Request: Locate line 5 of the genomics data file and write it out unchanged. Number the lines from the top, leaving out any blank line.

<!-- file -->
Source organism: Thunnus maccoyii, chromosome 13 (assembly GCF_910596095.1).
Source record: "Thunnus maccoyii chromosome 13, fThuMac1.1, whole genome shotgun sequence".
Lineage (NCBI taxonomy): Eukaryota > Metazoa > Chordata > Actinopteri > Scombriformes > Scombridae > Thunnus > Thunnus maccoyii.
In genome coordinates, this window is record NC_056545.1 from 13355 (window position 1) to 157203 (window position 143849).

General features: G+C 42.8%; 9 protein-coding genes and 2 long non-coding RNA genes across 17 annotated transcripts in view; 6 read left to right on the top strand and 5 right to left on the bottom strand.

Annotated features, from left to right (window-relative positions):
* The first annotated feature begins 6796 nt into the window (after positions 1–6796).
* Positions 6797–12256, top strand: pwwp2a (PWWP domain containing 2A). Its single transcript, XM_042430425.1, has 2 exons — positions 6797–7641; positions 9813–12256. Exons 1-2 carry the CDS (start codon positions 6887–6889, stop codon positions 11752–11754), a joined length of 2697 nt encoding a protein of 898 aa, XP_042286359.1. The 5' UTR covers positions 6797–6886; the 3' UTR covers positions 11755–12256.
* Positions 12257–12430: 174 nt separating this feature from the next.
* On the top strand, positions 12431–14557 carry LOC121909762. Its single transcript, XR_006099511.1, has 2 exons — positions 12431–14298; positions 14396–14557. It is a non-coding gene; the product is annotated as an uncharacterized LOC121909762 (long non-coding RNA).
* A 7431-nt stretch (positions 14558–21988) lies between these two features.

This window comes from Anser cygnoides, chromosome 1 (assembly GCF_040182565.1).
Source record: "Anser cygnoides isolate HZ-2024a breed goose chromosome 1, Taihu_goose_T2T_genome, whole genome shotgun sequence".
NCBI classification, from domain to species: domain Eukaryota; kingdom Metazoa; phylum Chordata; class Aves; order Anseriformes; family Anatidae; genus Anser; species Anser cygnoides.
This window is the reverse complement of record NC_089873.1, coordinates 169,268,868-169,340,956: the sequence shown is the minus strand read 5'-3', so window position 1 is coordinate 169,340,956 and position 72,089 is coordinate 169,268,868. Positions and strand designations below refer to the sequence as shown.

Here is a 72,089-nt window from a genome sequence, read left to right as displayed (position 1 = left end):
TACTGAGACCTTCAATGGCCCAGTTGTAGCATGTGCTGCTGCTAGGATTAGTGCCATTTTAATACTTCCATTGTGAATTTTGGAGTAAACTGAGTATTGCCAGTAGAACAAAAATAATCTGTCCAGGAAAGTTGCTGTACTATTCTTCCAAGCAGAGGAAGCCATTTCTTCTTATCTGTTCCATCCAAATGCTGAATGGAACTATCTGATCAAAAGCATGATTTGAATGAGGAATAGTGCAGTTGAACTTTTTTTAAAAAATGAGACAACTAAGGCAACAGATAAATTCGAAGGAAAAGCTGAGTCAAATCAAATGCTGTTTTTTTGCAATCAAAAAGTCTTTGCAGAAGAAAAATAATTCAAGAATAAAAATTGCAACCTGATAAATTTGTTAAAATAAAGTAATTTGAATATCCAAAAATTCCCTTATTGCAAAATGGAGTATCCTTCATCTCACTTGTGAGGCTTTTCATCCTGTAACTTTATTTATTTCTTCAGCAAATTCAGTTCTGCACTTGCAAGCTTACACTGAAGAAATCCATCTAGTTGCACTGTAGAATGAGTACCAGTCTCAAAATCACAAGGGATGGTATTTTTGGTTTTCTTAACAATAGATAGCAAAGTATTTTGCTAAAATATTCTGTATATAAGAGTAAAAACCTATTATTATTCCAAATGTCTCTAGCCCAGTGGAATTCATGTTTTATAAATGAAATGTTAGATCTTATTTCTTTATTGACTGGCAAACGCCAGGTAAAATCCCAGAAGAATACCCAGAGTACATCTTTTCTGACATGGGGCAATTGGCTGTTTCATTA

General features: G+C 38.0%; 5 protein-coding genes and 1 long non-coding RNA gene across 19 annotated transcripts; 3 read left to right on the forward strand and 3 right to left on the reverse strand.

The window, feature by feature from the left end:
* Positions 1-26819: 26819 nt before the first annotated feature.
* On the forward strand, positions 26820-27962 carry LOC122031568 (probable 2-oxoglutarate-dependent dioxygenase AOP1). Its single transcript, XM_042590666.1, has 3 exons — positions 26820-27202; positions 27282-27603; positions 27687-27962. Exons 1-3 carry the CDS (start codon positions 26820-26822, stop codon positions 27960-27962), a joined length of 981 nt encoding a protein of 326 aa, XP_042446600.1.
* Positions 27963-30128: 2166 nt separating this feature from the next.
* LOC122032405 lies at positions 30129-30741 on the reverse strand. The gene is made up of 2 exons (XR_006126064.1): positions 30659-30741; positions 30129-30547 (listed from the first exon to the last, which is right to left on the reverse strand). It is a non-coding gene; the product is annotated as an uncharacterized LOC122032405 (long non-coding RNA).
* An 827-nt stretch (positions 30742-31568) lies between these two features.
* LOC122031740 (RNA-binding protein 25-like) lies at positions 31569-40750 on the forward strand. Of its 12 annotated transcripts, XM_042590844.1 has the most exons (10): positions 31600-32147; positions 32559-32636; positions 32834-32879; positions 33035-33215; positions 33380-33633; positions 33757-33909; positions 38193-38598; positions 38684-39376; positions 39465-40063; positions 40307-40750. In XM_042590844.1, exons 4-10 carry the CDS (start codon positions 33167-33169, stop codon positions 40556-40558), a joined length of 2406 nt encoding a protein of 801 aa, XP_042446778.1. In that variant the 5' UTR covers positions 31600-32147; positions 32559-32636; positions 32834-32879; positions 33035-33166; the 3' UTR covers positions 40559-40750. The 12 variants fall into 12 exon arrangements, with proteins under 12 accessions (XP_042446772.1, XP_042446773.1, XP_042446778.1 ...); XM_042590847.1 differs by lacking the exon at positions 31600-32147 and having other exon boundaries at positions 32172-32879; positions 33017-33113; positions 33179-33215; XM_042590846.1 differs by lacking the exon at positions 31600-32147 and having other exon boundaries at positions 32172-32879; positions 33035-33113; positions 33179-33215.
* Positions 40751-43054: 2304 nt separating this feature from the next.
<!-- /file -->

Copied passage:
General features: G+C 42.8%; 9 protein-coding genes and 2 long non-coding RNA genes across 17 annotated transcripts in view; 6 read left to right on the top strand and 5 right to left on the bottom strand.